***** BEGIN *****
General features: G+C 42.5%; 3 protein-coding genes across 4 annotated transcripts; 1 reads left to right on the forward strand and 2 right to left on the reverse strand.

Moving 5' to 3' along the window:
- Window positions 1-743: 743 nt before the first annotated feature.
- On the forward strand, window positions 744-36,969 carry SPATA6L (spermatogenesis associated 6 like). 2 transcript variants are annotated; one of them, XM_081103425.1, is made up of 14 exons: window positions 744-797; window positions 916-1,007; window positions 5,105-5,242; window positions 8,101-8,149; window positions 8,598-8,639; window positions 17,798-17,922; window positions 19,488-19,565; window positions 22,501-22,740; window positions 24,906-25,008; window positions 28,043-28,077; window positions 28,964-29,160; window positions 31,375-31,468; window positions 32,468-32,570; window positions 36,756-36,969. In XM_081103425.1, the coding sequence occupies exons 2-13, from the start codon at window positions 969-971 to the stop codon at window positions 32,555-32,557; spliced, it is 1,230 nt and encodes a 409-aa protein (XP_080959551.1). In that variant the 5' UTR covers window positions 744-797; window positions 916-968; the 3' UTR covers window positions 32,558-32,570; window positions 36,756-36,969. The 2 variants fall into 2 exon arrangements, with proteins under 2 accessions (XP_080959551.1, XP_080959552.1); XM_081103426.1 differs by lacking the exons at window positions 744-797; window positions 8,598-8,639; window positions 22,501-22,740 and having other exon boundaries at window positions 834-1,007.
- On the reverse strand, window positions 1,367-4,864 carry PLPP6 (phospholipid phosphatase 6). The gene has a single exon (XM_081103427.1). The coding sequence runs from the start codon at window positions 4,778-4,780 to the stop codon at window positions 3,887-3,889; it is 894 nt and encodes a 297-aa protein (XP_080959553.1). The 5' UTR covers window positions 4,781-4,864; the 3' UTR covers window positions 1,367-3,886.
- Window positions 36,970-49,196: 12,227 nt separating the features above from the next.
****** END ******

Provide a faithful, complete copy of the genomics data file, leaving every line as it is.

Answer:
General features: G+C 42.5%; 3 protein-coding genes across 4 annotated transcripts; 1 reads left to right on the forward strand and 2 right to left on the reverse strand.

Moving 5' to 3' along the window:
- Window positions 1-743: 743 nt before the first annotated feature.
- On the forward strand, window positions 744-36,969 carry SPATA6L (spermatogenesis associated 6 like). 2 transcript variants are annotated; one of them, XM_081103425.1, is made up of 14 exons: window positions 744-797; window positions 916-1,007; window positions 5,105-5,242; window positions 8,101-8,149; window positions 8,598-8,639; window positions 17,798-17,922; window positions 19,488-19,565; window positions 22,501-22,740; window positions 24,906-25,008; window positions 28,043-28,077; window positions 28,964-29,160; window positions 31,375-31,468; window positions 32,468-32,570; window positions 36,756-36,969. In XM_081103425.1, the coding sequence occupies exons 2-13, from the start codon at window positions 969-971 to the stop codon at window positions 32,555-32,557; spliced, it is 1,230 nt and encodes a 409-aa protein (XP_080959551.1). In that variant the 5' UTR covers window positions 744-797; window positions 916-968; the 3' UTR covers window positions 32,558-32,570; window positions 36,756-36,969. The 2 variants fall into 2 exon arrangements, with proteins under 2 accessions (XP_080959551.1, XP_080959552.1); XM_081103426.1 differs by lacking the exons at window positions 744-797; window positions 8,598-8,639; window positions 22,501-22,740 and having other exon boundaries at window positions 834-1,007.
- On the reverse strand, window positions 1,367-4,864 carry PLPP6 (phospholipid phosphatase 6). The gene has a single exon (XM_081103427.1). The coding sequence runs from the start codon at window positions 4,778-4,780 to the stop codon at window positions 3,887-3,889; it is 894 nt and encodes a 297-aa protein (XP_080959553.1). The 5' UTR covers window positions 4,781-4,864; the 3' UTR covers window positions 1,367-3,886.
- Window positions 36,970-49,196: 12,227 nt separating the features above from the next.